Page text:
The briquetting plant can be operated in two ways. In the first case while pre-processing the raw material, the temperature of the feed material is not considered. In fact, the temperature is not at all critical for the production of briquettes. But if we take into consideration the power consumption, the wear behavior of the screw and the temperature of the die, then the temperature of the raw material at the time of feeding to the screw extruder plays a significant role.

 Biomass Based Activated Carbon

As a result of environmental requirements in many countries and new areas of application the demand on activated carbon is still growing. Due to the unavailability of the main basic materials like hard coal, wood or coconut shells in many countries other biomass matters were tested for their appropriateness of activated carbon production.

 Biomass Pyrolysis and Char Activation

The experiments on pyrolysis and activation of waste biomass matters were run in lab-scale facilities. The advantage of these small-scale equipments is that the experiments could be run very quickly without long heat-up times and with one operating person. Only small amounts of biomass were needed and the operation conditions could be changed quite easily. Not many efforts had to be made in gas cleaning procedure due to the low exhaust gas flow. The screening test to figure out the optimal char residence time in the activation facility was a one or two day work with an output of 6 - 10 data points. The description of the lab-scale experiments is given in detail for both, pyrolysis and activation activities.


Rotary Kiln Reactor for Char Activation


The advantage of the lab-scale pyrolysis and activation facilities is the easy way of handling and the short heat-up times. Many experiments can be made in a short time interval. Unfortunately the possibility of treating larger amounts of biomass is not given. Likewise these facilities do not serve for an up-scale to an industrial production process neither for biomass pyrolysis nor for char activation. For this a new concept of an activated carbon production process had to be worked out.


For the pyrolysis step an already existing screw driven rotary kiln reactor was used to transfer the lab-scale experiments into a continuous production process. Unfortunately the pyrolysis temperature was limited to 500°C within this reactor. Tests were run with wheat straw pellets, olive stones, coconut press residues, rape seeds and spent grain. The chars were activated in the lab-scale facility. No influence of the chars from lab-scale experiments and rotary kiln pyrolysis was found after the activation step.


Basic Operational Parameters of BAC Process


To design a BAC system, it is necessary to comprehend the characteristics of water quality, water amount and some certain index of water treatment. First of all, the experiments on the adsorption performance and biodegradability of the waste water are indispensable. Then, according to the result of static adsorption isotherms experiment on the raw water, the appropriate kind of the activated carbon can be chosen, and on the basis of dynamic adsorption isotherms experiment, the basic parameters can be determined. Ultimately, according to the process scale and condition of the field, BAC adsorption devices and its structure as well as supplementary equipment can be determined.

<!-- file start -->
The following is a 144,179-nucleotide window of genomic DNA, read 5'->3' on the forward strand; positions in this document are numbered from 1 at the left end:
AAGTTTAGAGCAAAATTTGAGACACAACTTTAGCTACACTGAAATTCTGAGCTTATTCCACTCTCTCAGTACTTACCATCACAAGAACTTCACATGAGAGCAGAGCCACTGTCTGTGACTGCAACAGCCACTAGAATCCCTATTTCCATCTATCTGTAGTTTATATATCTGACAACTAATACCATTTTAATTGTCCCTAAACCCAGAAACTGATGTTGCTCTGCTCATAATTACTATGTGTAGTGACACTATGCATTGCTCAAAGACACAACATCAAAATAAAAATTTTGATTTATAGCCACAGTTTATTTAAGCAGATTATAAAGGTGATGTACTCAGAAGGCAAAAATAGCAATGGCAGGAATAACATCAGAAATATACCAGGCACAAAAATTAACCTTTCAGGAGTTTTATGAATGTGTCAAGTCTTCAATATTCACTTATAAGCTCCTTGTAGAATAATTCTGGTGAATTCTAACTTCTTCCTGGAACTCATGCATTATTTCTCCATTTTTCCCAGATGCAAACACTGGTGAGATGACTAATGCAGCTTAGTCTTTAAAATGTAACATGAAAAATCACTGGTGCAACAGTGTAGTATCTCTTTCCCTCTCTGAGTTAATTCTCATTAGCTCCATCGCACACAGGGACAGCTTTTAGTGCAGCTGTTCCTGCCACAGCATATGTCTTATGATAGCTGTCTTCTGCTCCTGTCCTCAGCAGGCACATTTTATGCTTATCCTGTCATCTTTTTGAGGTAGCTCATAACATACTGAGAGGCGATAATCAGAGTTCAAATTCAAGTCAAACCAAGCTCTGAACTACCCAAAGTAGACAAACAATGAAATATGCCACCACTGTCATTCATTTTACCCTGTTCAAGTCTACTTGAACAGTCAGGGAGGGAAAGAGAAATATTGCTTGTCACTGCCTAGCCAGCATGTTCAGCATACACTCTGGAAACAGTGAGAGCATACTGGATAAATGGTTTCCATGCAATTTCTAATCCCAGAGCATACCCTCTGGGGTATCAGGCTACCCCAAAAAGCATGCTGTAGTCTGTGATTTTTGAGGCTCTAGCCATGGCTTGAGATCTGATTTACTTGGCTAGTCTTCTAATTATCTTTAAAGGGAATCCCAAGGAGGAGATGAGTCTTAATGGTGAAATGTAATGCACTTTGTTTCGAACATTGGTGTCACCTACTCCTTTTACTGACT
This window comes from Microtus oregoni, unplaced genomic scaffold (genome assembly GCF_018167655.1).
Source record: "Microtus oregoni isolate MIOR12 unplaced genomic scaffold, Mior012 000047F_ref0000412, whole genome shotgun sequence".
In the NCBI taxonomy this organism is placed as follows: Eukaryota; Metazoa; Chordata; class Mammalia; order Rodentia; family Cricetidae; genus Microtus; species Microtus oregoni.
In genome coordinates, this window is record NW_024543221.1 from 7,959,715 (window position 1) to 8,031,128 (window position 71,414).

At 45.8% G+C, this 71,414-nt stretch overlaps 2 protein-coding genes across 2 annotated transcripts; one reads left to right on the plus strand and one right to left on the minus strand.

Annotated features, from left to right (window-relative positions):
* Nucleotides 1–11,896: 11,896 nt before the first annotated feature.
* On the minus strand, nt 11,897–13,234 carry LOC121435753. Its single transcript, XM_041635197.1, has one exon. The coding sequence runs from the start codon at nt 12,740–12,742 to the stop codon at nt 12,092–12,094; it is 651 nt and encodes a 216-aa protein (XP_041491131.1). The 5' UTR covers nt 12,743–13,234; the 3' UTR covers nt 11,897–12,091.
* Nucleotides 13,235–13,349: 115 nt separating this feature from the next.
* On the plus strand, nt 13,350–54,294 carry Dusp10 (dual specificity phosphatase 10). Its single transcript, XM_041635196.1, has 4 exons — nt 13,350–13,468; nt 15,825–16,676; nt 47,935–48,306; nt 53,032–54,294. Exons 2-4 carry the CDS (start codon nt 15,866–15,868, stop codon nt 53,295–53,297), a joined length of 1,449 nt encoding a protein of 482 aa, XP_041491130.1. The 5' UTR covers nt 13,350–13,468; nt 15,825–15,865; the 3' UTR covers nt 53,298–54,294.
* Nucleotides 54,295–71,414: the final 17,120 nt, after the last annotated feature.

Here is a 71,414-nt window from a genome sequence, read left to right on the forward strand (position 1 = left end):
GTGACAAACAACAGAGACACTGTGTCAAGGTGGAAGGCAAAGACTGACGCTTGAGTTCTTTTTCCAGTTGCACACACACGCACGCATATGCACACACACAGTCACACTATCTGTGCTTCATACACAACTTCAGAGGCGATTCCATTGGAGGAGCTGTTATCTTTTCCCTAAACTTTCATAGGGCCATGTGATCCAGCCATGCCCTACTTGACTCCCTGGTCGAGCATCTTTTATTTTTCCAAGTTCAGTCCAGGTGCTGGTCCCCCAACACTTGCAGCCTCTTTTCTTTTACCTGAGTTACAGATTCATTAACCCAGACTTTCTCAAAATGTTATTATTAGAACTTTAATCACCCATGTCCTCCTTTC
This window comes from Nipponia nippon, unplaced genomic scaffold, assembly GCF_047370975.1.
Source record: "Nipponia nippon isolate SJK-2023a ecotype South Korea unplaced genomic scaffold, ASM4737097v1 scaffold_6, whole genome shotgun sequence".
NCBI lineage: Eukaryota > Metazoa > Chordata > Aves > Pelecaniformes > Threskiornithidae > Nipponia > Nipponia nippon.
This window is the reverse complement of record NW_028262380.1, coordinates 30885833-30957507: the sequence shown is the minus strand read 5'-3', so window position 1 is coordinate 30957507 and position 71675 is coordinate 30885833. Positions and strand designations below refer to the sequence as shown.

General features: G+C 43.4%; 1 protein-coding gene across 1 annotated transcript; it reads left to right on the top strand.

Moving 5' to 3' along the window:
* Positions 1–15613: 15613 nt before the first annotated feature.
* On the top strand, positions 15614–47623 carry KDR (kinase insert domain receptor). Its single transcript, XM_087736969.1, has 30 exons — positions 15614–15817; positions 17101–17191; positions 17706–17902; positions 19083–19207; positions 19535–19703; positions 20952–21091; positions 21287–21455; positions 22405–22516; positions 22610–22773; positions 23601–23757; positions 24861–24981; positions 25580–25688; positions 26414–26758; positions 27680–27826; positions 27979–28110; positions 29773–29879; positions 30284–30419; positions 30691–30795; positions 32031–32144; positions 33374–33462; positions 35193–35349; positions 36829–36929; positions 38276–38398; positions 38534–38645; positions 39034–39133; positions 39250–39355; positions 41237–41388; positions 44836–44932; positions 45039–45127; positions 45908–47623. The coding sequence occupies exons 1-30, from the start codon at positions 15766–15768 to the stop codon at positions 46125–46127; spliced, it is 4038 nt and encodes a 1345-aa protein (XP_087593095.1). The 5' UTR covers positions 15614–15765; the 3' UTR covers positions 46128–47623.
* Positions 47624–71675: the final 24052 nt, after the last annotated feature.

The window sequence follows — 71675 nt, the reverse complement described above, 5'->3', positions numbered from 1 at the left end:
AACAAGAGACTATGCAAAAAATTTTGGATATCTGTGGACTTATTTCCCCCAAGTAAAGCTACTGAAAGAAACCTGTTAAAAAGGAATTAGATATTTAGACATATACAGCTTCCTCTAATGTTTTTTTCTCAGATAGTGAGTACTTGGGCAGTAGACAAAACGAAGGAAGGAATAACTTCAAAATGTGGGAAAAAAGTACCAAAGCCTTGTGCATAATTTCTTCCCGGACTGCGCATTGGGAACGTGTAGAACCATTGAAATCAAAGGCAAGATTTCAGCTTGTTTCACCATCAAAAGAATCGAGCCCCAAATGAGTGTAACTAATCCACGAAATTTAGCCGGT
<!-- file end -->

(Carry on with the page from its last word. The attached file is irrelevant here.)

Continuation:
Improvement of Biochemical Properties of Organics by Ozonation


During the process of ozonation, complex chemical reactions occurred between ozone and organics. Pre-ozonation can change the biodegradability of organics in water, so generally BDOC is used as an index to analyze the water after ozonation.


Improvement of Ozonation on Biodegradability of Organic Matters


Relevant researches indicate that ozonation can change the molecule weight distribution, structures and the biodegradability of the organics in water. To thoroughly understand the role organics degradation and ozonation played in the whole process, degradation of the organics without dosage of ozone shall be taken for comparison.


Environmental Aspect


In the current time, the importance of alternative energy source has become even more necessary not only due to the continuous depletion of limited fossil fuel stock but also for the safe and better environment, with an inevitable depletion of the world's energy supply, there has been an increasing worldwide interest in alternative sources of energy. Over millions of years the solar energy was accumulated in form of fossil fuels such as coal, petroleum, natural gas. The other carriers of energy which arose from their processing, such as petrol from petroleum, coke andgas from coal, are being adjusted to civilisation demands. The world is presently confronted with the twin crises of fossil fuel depletion and environmental degradation.